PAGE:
Kipling’s Forgotten Sister

A collection of previously unpublished writings by Kipling’s sister Trix, by Lorna Lee has been published. Michael Smith describes it as: “…a treasure trove of unpublished writings … and a fascinating collection of facts, memories, and photographs.”…

Barrack-Room Ballads

A paperback edition of Barrack-room Ballads has been published in Signet Classics with an new Introduction and Annotation by Andrew Lycett. (ISBN 0-451-52886-7)

Rudyard Kipling

This week’s quotations

From his three hundred and fifty stories and nine hundred poems Kipling has contributed more familiar quotations to our language than anyone  since Shakespeare. Here’s a group of three for you to identify …

  1. Gerowlia waited in the sunshine, and chuckled to herself like a female pauper when she receives snuff. Her mahout said that he would go away for a drink of water. So he walked, and walked, and walked, till he disappeared on the stone strewn plains, and the Englishman was left alone with Gerowlia, aged fifty one.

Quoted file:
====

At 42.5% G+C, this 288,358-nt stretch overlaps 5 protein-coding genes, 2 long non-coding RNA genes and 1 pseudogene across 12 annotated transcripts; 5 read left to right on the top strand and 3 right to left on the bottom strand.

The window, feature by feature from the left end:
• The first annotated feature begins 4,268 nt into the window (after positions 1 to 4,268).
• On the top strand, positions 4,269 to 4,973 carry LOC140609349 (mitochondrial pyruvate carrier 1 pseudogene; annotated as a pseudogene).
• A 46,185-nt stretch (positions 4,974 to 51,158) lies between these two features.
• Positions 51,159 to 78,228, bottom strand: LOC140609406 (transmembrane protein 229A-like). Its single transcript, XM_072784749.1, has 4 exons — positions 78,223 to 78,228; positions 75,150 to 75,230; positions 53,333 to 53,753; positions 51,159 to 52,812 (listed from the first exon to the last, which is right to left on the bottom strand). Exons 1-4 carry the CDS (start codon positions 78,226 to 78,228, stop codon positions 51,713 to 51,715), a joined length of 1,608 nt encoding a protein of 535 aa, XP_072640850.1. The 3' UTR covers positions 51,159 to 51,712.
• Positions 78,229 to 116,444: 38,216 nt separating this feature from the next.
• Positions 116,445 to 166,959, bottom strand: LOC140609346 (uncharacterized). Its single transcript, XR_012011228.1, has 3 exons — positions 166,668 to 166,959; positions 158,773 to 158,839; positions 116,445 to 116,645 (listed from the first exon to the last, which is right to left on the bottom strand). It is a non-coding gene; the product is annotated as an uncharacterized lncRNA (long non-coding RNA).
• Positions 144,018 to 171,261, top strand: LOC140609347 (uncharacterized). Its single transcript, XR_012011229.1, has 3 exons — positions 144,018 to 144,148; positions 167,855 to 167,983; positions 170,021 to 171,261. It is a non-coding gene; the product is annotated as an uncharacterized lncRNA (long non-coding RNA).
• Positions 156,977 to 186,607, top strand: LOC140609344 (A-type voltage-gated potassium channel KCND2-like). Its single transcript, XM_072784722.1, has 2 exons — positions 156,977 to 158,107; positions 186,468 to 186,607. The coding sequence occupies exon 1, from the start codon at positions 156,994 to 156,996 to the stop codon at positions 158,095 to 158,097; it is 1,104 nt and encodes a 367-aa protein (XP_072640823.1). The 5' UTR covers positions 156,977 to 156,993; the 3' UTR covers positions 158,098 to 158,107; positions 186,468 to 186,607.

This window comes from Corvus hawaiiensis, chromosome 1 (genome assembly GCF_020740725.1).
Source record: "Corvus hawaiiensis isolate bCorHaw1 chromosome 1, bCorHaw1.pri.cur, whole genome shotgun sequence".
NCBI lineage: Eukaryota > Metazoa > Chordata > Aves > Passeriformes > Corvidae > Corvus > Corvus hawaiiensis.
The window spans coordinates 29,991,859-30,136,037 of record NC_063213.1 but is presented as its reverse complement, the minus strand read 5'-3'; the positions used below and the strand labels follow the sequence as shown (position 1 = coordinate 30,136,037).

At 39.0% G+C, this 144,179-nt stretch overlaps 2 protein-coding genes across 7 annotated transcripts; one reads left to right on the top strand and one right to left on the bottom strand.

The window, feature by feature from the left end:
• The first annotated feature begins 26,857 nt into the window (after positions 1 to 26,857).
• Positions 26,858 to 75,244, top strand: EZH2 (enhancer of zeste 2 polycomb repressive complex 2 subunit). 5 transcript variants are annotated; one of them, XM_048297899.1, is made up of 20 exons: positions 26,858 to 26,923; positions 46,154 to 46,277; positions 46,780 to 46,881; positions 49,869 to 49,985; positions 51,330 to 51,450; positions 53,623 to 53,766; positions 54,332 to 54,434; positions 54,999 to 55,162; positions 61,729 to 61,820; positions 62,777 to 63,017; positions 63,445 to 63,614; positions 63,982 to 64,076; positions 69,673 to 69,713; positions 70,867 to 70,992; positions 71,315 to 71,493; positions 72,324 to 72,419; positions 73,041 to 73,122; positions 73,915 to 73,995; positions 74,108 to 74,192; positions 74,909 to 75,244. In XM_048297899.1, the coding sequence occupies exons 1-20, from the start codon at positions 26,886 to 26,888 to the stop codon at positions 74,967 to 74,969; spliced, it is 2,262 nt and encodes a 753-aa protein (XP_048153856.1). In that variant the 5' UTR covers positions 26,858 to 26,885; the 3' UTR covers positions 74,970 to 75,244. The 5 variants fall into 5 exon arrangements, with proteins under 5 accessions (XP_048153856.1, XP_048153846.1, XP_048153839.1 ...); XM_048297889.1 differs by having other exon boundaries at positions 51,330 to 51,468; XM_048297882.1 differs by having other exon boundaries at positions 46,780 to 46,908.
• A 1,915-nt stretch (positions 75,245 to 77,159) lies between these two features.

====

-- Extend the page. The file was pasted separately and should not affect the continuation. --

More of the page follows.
2. Now a bark is feminine beyond all other daughters of the sea, and this tall, hesitating creature, with her white and gilt figurehead, looked like a bewildered woman half lifting her skirts to cross a muddy street under the jeers of bad little boys. This was very much her situation.

  3. For Lascar Loo’s mother saw that a power had departed, and that her path lay clear to the custards. Therefore, when the carriages rattled off, the cat on the doorstep heard the wail of the dying prostitute who could not die —

    “Oh mother mother won’t you even let me lick the spoon!”

Here are the sources of these extracts

Past Newsletters

Mike Kipling sends out Newsletters every couple of  months, with details of future meetings, reports on events, and articles on subjects large and small.

These are emailed to Members and accessible on this site, as are  past newsletters with mentions of a great many articles and notices: